Cherubism Study

Cherubism

The goal of this research study is to identify genes and regulatory elements on chromosomes that cause cherubism. Together with our collaborators we also study blood samples and tissue samples from patients to learn about the processes that lead to this disorder. The long-term goal of researchers involved in this study is to find mechanisms to slow down bone resorption in cherubism patients.

About the Cherubism Study

What is cherubism? 

Cherubism is a very rare bone disorder where bone gets resorbed only in the jaw bones (mandible and maxilla). The resulting cavities in bone fill up with soft fibrous (fibro-osseous) tissues that can expand and push the bony shells apart, which gives patients with progressed cherubism the characteristic facial appearance. Bone resorption (cherubism lesions) in this disorder is always symmetrical in the mandible, the maxilla or both. This distinguishes cherubism from similar disorders. As cherubism progresses, the lesions can invade the eye sockets (inferior and/or lateral orbital walls) and displace the eye balls and push down the eyelids. As a result the sclera (white of the eye) below the iris becomes visible and patients have an upward gazing appearance (cherubic look) which gave the name to this fibro-proliferative bone disorder.

Cherubism typically appears between ages of 2-7 years. It is often diagnosed during dental evaluations. At early stages cherubism is accompanied by lymph node swelling. Proliferation of the fibro-osseous tissue typically stops after puberty and in many the soft tissue in the cherubic bone cavities are replaced by new bone.   

What do we know about the genetics of cherubism?

In 2001 mutations for cherubism in a gene called SH3BP2 on chromosome 4 were found. Cherubism can be inherited and run in families. Most of the familial cherubism is inherited in an autosomal dominant mode. This means that one copy of chromosome 4 carries the normal copy of SH3BP2 and the other copy of chromosome 4 the mutated SH3BP2.

There are patients with cherubism who do not have any family history of cherubism. Their parents have a normal set of SH3BP2 genes and the patient developed the mutation spontaneously during early embryonic development, as a so called de novo mutation. One explanation for different patients developing the same mutation is that the SH3BP2 gene may be located in a genetic hot spot where the likelihood for a mutation is higher than in other chromosomal regions.

There is also the autosomal recessive form of cherubism for which no mutation has been published yet. Both parents have one copy of a mutated gene (yet unknown) and their children have a 25% chance to inherit both mutated copies of this gene. Only individuals with 2 mutant copies of the gene will develop cherubism. In most cases the parents have common ancestors.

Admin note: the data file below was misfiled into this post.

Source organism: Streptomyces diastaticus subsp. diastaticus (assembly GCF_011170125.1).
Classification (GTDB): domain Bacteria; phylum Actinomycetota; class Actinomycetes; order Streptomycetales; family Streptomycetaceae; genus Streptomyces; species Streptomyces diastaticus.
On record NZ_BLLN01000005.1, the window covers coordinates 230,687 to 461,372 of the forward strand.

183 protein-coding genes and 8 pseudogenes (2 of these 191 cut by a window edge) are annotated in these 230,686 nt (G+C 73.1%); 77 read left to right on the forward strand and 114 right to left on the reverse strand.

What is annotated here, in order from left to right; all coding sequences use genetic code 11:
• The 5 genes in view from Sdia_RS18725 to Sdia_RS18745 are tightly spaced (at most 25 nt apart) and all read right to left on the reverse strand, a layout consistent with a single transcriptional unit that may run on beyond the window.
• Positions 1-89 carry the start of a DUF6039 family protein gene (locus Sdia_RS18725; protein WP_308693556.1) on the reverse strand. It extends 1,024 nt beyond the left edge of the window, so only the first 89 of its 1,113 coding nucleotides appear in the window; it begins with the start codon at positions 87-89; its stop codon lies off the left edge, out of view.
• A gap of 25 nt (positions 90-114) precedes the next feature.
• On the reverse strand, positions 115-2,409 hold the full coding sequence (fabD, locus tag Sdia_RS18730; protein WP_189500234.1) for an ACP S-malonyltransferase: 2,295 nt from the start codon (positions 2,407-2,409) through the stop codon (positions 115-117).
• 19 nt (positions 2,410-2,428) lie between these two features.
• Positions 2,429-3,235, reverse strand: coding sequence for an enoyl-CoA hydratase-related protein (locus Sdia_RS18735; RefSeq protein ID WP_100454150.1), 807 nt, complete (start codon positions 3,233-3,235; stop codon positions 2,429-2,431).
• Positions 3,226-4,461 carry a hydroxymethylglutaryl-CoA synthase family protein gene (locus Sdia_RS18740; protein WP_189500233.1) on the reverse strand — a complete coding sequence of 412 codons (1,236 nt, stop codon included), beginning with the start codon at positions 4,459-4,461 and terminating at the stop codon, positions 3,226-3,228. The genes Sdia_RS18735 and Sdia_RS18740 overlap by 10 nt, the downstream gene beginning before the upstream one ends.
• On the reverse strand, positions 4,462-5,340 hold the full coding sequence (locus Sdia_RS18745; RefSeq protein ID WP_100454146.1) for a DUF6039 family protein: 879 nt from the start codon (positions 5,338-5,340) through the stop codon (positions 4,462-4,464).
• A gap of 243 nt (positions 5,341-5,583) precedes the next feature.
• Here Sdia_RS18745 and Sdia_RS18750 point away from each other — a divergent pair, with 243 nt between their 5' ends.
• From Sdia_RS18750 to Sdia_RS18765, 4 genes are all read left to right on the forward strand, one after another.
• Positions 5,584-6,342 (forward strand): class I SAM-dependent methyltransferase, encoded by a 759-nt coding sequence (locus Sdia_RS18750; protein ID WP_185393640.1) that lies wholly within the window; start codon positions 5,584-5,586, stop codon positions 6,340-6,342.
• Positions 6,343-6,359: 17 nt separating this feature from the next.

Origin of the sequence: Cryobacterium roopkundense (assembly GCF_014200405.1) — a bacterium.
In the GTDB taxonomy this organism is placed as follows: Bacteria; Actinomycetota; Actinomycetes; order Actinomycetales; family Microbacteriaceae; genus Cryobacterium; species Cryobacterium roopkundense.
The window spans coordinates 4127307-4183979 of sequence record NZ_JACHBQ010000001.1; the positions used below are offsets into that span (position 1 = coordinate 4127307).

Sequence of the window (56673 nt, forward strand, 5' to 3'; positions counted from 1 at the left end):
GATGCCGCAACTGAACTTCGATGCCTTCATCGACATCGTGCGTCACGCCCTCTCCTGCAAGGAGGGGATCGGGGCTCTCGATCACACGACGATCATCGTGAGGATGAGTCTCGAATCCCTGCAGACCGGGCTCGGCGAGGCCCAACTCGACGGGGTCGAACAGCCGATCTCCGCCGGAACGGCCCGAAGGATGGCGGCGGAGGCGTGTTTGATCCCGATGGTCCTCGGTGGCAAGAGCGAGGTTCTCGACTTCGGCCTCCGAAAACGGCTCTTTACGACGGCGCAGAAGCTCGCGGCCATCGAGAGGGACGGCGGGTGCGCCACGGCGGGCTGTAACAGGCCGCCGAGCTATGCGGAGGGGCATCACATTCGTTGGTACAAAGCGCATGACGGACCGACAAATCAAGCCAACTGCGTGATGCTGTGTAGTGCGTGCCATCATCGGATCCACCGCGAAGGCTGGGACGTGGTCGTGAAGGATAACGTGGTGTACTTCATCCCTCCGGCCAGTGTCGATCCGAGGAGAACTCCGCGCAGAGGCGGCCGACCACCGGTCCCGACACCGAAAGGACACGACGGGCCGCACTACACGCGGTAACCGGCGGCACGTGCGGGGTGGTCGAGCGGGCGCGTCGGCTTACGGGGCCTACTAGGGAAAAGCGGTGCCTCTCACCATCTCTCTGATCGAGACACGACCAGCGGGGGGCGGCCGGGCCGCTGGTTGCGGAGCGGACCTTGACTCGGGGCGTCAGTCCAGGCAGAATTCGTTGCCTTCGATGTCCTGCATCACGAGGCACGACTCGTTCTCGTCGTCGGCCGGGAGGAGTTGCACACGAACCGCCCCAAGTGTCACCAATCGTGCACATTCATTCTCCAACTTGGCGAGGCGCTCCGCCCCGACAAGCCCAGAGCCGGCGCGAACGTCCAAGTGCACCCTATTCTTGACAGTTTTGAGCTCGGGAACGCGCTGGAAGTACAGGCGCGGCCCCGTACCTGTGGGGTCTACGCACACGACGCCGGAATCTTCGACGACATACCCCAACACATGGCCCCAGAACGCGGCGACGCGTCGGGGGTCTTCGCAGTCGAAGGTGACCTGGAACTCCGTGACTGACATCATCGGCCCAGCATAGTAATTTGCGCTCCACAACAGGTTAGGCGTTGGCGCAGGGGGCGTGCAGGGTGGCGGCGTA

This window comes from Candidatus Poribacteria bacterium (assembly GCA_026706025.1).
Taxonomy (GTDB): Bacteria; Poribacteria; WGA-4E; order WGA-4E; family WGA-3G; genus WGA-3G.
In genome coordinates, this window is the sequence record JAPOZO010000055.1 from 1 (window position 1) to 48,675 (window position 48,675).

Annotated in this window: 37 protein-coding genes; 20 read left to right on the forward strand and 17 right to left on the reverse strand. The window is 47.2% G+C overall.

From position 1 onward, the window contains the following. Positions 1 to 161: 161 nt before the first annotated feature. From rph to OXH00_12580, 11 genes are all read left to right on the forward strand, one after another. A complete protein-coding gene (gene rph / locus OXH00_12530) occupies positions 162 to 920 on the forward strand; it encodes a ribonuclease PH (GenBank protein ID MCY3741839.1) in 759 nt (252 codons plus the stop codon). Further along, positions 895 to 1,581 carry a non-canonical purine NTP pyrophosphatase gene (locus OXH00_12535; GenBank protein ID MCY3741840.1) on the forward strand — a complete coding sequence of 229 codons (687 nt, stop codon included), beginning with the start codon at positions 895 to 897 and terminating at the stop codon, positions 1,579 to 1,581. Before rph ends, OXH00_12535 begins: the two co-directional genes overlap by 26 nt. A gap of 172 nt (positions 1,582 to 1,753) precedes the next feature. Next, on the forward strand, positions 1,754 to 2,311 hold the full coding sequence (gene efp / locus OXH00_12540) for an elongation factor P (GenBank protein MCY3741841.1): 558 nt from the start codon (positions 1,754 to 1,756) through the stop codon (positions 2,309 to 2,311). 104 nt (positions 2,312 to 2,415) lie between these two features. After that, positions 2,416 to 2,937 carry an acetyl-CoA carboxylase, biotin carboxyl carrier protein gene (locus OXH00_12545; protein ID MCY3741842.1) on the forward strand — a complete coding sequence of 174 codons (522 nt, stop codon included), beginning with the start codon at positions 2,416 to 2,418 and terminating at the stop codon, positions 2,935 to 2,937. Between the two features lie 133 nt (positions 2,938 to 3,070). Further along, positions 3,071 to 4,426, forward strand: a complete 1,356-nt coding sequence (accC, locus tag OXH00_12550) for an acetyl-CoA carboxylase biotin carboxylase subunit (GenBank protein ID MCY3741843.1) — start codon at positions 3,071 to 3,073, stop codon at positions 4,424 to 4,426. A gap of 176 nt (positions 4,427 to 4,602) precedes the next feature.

There are yet other patients who have been diagnosed with cherubism who do not have the recessive form of cherubism nor a mutation in SH3BP2. We believe there are other genes that can cause CMD or a CMD-like condition (= genetic heterogeneity) and we do our best to find those genes.

Cherubism-like phenotypes can be associated with the Noonan Syndrome (NS) spectrum. Several genes have been associated with NS.

SH3BP2 codes for a protein that helps other proteins come together (adapter protein) as a complex to carry signals from one cell to another or within the cell. In cherubism this SH3BP2 protein that carries the mutation is highly active for longer than normal because it cannot be degraded.

Can cherubism be inherited?

The current evidence is that all known cherubism mutations are germline mutations, which means that they can be passed on to offspring.

Do we treat cherubism?

No, we do not treat cherubism. We and our collaborators at the University of Missouri-Kansas City perform basic research to understand what happens in bone cells that lead to this characteristic bone phenotype. Based on this knowledge we hope that treatment can be developed in the future.

Why should I participate in such a genetic study?

Although we know some mutations in the SH3BP2 gene, we are looking for more cherubism patients to participate. The goal is to identify additional mutations and additional genes that can lead to cherubism. This knowledge will help to better understand the molecular pathways of cherubism and what regulates the initiation and maintenance of cherubic lesions.

YOUR participation will help to reach our goal.

Learn how to participate >

Will I directly benefit from this study?

You will not directly benefit from the results of this study.